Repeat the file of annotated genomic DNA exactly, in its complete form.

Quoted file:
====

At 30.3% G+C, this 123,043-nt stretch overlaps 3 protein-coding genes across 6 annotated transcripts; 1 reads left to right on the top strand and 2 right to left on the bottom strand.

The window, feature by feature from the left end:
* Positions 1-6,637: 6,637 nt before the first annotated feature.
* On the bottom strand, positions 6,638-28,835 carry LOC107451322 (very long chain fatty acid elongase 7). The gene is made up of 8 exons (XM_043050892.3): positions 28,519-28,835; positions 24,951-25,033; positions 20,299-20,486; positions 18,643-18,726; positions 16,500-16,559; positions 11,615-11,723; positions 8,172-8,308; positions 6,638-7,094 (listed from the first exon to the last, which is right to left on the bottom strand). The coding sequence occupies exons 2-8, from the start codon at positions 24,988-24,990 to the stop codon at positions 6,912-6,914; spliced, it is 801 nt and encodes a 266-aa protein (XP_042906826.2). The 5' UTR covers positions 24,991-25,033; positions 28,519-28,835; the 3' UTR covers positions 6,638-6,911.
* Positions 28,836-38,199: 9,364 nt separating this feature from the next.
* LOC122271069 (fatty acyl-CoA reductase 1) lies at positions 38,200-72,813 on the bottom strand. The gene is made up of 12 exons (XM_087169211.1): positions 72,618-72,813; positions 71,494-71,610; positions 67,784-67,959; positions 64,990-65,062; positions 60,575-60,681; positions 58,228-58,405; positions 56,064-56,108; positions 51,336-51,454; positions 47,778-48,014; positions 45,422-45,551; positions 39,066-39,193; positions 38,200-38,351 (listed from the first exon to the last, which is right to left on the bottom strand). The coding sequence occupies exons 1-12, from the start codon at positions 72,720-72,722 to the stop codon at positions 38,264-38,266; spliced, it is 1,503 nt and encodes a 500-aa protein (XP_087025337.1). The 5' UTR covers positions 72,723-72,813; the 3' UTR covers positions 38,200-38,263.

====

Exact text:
At 30.3% G+C, this 123,043-nt stretch overlaps 3 protein-coding genes across 6 annotated transcripts; 1 reads left to right on the top strand and 2 right to left on the bottom strand.

The window, feature by feature from the left end:
* Positions 1-6,637: 6,637 nt before the first annotated feature.
* On the bottom strand, positions 6,638-28,835 carry LOC107451322 (very long chain fatty acid elongase 7). The gene is made up of 8 exons (XM_043050892.3): positions 28,519-28,835; positions 24,951-25,033; positions 20,299-20,486; positions 18,643-18,726; positions 16,500-16,559; positions 11,615-11,723; positions 8,172-8,308; positions 6,638-7,094 (listed from the first exon to the last, which is right to left on the bottom strand). The coding sequence occupies exons 2-8, from the start codon at positions 24,988-24,990 to the stop codon at positions 6,912-6,914; spliced, it is 801 nt and encodes a 266-aa protein (XP_042906826.2). The 5' UTR covers positions 24,991-25,033; positions 28,519-28,835; the 3' UTR covers positions 6,638-6,911.
* Positions 28,836-38,199: 9,364 nt separating this feature from the next.
* LOC122271069 (fatty acyl-CoA reductase 1) lies at positions 38,200-72,813 on the bottom strand. The gene is made up of 12 exons (XM_087169211.1): positions 72,618-72,813; positions 71,494-71,610; positions 67,784-67,959; positions 64,990-65,062; positions 60,575-60,681; positions 58,228-58,405; positions 56,064-56,108; positions 51,336-51,454; positions 47,778-48,014; positions 45,422-45,551; positions 39,066-39,193; positions 38,200-38,351 (listed from the first exon to the last, which is right to left on the bottom strand). The coding sequence occupies exons 1-12, from the start codon at positions 72,720-72,722 to the stop codon at positions 38,264-38,266; spliced, it is 1,503 nt and encodes a 500-aa protein (XP_087025337.1). The 5' UTR covers positions 72,723-72,813; the 3' UTR covers positions 38,200-38,263.